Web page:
The Sex Discrimination and Fair Work (Respect at Work) Amendment Act 2021 (“Respect@Work Act”) commenced on 11 September 2021.
The Act amends the Fair Work Act 2009 (“FW Act”), allowing the Fair Work Commission (FWC) to make an order to stop sexual harassment in the workplace.
The ‘stop sexual harassment’ order will operate side-by-side with the existing ‘stop bullying’ orders under the FW Act.
The Respect@Work Act also amends the Sexual Discrimination Act 1984 (Cth) ( the SD Act).
Amendments to the Fair Work ACT and sexual harassment
Under the amendments to the Fair Work Act, the definition of serious misconduct has been amended to include sexual harassment. Sexual harassment in connection with the person’s employment can be considered a valid reason for dismissal.
Before moving to dismiss an employee for sexual harassment, practices should seek advice and investigate.
The amendments to the Fair Work Act enable an employee to make an application to the FWC for a Stop Sexual Harassment Order to stop sexual harassment in the workplace. This will operate in much the same way as the Stop Bullying Orders in relation to bullying and harassment.
Before making a Stop Sexual Harassment Order, the FWC must be satisfied that the employee has been sexually harassed by one or more individuals and that there is a risk that the sexual harassment will continue.
The orders are intended only to prevent the risk of future harm.
It is important to note that the FWC can consider sexual harassment that has taken place prior to the commencement of this new provision as long as the FWC is satisfied that there is a risk of future harm. Only current employees can make a claim before the FWC.
Finally, there is an acknowledgement that sexual harassment need not always be repeated or continuous for an order to be made.
The application for a Stop Sexual Harassment Order is not accompanied by a right for an employee to seek compensation. That said, a breach of an order made by the FWC will amount to a breach of a civil remedy provision and there are significant penalties for such a breach.
Applications for a Stop Sexual Harassment Order may be made from 11 November 2021.
Complaints regarding sexual harassment
The changes to the SD Act mean that it is now illegal for employees to be harassed on the grounds of sex.
It is already illegal for persons to be discriminated on the basis of sex.
In New South Wales, employees seeking compensation for harassment on the grounds of sex may make an application to the Anti-Discrimination Board of New South Wales. Claims for compensation can also be pursued through the Australian Human Rights Commission (AHRC). Employees have two years following the alleged sexual conduct to file a complaint in the AHRC. If a complaint under the Sex Discrimination Act cannot be resolved through a conciliation process, a complainant may then make an application to the Federal Court of Australia or the Federal Magistrates Court to hear and determine the allegations.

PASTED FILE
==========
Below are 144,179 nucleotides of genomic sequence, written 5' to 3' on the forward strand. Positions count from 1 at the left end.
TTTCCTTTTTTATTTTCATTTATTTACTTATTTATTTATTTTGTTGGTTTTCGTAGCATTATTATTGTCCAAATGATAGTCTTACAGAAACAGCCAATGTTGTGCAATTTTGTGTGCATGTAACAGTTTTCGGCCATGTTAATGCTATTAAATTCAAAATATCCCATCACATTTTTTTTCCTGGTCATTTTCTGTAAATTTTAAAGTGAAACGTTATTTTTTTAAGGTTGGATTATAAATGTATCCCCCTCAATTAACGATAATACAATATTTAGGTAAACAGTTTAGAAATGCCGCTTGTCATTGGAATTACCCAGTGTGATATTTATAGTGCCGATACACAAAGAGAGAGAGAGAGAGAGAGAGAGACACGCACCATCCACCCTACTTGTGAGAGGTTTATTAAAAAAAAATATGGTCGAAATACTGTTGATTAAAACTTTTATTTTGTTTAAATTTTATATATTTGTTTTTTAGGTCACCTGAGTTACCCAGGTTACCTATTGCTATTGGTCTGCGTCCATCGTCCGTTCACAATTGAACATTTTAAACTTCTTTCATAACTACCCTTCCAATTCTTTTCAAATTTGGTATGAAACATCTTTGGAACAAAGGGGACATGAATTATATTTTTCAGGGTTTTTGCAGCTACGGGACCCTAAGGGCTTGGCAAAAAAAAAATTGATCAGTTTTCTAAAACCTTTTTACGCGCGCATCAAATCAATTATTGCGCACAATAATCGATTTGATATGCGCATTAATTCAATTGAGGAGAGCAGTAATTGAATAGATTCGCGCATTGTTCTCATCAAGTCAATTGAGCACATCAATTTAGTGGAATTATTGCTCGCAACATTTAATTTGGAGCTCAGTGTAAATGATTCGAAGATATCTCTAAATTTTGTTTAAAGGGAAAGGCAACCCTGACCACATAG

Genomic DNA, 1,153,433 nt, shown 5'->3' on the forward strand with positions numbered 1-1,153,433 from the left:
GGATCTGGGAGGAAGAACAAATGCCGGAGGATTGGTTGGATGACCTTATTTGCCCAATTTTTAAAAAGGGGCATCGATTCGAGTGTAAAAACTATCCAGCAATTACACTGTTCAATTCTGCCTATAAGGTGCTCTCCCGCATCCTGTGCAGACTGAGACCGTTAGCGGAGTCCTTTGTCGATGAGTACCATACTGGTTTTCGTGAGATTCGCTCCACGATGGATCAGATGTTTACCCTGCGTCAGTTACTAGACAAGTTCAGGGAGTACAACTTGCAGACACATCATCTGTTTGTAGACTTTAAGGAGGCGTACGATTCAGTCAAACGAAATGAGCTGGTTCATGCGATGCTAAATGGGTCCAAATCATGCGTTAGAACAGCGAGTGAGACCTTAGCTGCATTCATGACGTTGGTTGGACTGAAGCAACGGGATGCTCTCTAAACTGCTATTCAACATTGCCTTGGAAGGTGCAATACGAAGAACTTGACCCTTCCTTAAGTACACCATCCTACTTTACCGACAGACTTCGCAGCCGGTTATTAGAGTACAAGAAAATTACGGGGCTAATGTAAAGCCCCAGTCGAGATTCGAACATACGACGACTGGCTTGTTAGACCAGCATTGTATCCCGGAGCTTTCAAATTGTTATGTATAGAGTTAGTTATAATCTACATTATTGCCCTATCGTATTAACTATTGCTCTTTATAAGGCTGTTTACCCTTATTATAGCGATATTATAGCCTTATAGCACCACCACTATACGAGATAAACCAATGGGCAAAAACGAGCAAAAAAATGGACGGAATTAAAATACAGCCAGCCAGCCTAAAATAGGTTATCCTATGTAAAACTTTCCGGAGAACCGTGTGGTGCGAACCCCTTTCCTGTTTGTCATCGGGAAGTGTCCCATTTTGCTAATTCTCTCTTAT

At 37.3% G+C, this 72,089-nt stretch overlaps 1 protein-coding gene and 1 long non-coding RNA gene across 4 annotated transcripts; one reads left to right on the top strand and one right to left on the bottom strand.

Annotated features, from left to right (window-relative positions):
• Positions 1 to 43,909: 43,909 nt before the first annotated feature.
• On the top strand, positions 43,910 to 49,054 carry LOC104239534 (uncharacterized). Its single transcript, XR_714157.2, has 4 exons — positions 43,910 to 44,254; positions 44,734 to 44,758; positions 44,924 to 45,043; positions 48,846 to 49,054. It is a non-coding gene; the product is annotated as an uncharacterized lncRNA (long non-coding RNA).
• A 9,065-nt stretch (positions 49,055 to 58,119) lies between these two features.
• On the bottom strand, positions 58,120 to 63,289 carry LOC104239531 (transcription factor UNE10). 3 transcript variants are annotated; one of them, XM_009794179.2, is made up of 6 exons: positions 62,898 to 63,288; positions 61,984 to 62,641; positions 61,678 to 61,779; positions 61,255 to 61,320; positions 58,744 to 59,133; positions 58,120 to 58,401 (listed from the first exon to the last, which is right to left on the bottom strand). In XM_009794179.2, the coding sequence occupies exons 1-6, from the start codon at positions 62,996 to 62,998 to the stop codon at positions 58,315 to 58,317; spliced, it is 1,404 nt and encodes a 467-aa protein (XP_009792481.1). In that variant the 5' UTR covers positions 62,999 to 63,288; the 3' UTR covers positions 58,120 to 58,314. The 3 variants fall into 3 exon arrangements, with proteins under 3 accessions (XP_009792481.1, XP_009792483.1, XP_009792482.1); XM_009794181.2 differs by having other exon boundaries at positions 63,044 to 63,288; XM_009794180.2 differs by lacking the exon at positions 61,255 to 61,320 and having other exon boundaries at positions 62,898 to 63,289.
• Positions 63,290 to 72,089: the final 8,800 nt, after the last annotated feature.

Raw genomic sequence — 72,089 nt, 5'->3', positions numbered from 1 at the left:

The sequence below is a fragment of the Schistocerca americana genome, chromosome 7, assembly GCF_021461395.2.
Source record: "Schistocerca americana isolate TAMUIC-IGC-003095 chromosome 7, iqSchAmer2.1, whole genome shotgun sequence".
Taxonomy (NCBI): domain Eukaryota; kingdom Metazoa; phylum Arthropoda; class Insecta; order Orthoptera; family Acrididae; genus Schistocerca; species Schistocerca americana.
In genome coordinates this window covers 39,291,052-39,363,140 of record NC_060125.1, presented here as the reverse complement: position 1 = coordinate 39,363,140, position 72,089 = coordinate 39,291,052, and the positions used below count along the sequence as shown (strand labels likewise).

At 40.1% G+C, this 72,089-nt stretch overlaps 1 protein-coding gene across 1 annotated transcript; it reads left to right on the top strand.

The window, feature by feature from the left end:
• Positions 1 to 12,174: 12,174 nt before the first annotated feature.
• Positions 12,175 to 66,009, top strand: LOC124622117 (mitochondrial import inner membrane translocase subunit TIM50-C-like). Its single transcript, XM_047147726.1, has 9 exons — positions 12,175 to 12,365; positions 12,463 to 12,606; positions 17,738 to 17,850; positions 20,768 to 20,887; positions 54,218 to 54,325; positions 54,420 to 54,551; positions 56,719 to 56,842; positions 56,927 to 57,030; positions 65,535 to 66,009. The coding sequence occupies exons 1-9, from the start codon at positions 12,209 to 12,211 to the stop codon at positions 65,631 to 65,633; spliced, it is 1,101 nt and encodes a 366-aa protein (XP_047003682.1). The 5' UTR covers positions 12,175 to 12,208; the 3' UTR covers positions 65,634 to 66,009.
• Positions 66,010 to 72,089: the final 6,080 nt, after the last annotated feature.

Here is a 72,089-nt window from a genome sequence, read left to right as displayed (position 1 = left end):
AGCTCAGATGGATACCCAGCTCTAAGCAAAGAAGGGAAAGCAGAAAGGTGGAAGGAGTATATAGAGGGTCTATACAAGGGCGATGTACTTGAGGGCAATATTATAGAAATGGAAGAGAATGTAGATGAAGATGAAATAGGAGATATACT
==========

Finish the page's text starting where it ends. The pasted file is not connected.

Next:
Sexual harassment & WHS laws
The Government did not legislate to place a positive duty upon employers to take reasonable measures to eliminate sex discrimination and sexual harassment in their workplaces. It has been suggested that this was unnecessary, as the positive duty already arises under work health and safety legislation and therefore this would have resulted in duplication.
Sexual harassment has been recognised as a workplace hazard that is known to cause psychological and physical harm. As such, managing the risks of sexual harassment in the workplace should be part of your overall approach to work health and safety.
What does this mean for you and your practice?
Employers must take sexual harassment and discrimination seriously.
We recommend that you undertake a review of your sexual harassment policy (or prepare a policy if you do not already have one). Consider whether training should be undertaken in your practice to ensure staff understand what is and is not appropriate behaviour.
You should ensure, as a part of your regular risk assessment process, you include an assessment of the risks of sexual harassment in your medical practice and record sexual harassment risks in your risk register.
Consequently, it is critical for employers to take reasonable steps to ensure their policies, training and systems are up-to-date and fit for purpose. As an employer, you must ensure your practice has systems in place so complaints can be dealt with expeditiously and confidentially.
Please contact the Workplace Relations Team for advice and assistance on 02 9439 8822 or via email at email@example.com.
Contributed by Evelyn Sheppard Castillo & Natalie Rouillon-Thomas